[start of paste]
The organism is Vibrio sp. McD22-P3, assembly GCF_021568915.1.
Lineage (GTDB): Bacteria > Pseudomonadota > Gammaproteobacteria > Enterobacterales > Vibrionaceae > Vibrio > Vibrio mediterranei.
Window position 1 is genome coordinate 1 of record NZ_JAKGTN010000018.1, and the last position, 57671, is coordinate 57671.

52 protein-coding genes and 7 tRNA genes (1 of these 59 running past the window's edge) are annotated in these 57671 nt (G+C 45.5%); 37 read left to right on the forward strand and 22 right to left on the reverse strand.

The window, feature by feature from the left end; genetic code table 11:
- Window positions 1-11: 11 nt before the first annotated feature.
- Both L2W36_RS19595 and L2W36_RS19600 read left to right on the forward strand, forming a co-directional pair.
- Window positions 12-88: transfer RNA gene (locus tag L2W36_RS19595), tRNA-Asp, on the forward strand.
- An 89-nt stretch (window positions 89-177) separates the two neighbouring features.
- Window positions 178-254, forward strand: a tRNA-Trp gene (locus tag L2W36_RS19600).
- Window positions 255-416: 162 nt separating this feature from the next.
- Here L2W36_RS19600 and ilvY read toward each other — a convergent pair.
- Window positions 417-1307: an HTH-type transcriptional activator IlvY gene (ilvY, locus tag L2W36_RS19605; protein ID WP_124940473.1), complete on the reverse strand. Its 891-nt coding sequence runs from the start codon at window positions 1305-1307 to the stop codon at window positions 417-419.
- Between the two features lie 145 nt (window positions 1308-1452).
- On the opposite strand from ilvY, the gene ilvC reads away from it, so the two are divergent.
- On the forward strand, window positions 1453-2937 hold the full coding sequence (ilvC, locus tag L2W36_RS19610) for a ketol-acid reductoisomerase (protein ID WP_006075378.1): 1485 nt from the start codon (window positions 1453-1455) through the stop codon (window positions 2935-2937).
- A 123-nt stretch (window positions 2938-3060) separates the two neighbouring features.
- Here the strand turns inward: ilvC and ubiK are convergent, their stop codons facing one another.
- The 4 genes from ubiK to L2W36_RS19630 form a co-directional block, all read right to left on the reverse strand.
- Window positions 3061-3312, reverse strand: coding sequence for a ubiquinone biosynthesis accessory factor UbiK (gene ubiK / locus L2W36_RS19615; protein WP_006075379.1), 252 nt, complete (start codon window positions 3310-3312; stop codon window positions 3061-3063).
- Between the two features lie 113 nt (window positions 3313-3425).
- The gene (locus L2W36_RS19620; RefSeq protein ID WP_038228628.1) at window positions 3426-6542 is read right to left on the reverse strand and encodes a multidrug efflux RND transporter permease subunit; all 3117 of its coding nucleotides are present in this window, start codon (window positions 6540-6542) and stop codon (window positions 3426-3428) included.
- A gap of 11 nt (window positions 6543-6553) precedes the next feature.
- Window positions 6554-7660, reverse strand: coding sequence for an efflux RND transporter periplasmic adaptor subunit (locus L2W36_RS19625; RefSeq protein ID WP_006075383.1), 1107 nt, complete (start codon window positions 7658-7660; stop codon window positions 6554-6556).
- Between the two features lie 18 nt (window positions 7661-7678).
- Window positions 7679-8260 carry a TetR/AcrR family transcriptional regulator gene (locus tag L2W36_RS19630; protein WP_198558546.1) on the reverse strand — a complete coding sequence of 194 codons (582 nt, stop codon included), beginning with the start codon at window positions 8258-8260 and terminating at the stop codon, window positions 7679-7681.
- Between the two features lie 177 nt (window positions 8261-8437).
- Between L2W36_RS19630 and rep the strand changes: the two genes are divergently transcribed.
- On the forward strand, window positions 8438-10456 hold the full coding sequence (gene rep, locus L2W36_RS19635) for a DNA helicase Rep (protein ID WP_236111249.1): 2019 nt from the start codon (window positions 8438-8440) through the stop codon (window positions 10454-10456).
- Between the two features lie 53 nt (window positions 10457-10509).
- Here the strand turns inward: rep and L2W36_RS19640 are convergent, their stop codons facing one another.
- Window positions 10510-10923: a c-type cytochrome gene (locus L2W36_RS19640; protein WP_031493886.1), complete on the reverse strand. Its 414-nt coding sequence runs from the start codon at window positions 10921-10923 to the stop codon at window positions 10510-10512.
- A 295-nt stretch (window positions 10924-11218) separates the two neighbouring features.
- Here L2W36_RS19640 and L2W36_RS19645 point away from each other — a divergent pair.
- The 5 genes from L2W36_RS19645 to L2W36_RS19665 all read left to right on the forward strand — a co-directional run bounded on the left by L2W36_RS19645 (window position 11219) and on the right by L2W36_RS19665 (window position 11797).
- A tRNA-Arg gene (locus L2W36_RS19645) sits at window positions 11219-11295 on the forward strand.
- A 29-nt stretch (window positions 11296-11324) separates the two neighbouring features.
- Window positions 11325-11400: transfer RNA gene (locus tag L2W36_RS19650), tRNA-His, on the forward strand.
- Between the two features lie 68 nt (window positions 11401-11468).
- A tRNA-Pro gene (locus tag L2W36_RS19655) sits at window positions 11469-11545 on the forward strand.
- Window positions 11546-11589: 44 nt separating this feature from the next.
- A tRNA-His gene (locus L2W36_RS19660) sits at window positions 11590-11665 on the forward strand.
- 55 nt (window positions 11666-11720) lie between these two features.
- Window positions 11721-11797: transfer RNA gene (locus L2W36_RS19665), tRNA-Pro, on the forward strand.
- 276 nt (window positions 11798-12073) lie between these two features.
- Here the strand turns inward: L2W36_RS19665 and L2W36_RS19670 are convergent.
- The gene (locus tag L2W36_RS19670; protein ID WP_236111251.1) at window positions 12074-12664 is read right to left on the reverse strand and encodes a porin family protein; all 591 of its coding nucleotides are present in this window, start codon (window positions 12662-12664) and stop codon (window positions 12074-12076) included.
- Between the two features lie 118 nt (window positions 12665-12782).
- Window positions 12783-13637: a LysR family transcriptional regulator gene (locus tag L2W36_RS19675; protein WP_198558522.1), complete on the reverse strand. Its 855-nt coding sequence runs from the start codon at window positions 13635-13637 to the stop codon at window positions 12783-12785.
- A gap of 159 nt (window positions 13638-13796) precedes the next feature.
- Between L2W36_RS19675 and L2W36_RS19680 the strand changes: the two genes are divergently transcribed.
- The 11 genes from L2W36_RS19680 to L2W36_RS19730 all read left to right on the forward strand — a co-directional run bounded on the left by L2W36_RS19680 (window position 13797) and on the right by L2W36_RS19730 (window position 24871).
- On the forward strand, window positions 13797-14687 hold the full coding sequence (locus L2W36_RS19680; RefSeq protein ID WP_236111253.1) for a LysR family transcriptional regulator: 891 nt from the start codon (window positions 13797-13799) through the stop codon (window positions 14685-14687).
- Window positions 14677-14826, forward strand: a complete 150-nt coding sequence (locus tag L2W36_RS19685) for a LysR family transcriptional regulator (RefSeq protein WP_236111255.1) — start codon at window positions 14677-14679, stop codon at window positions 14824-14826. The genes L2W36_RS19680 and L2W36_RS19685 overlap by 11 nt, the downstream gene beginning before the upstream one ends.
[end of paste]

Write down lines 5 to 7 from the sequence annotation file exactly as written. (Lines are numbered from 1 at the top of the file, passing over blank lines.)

The window, feature by feature from the left end; genetic code table 11:
- Window positions 1-11: 11 nt before the first annotated feature.
- Both L2W36_RS19595 and L2W36_RS19600 read left to right on the forward strand, forming a co-directional pair.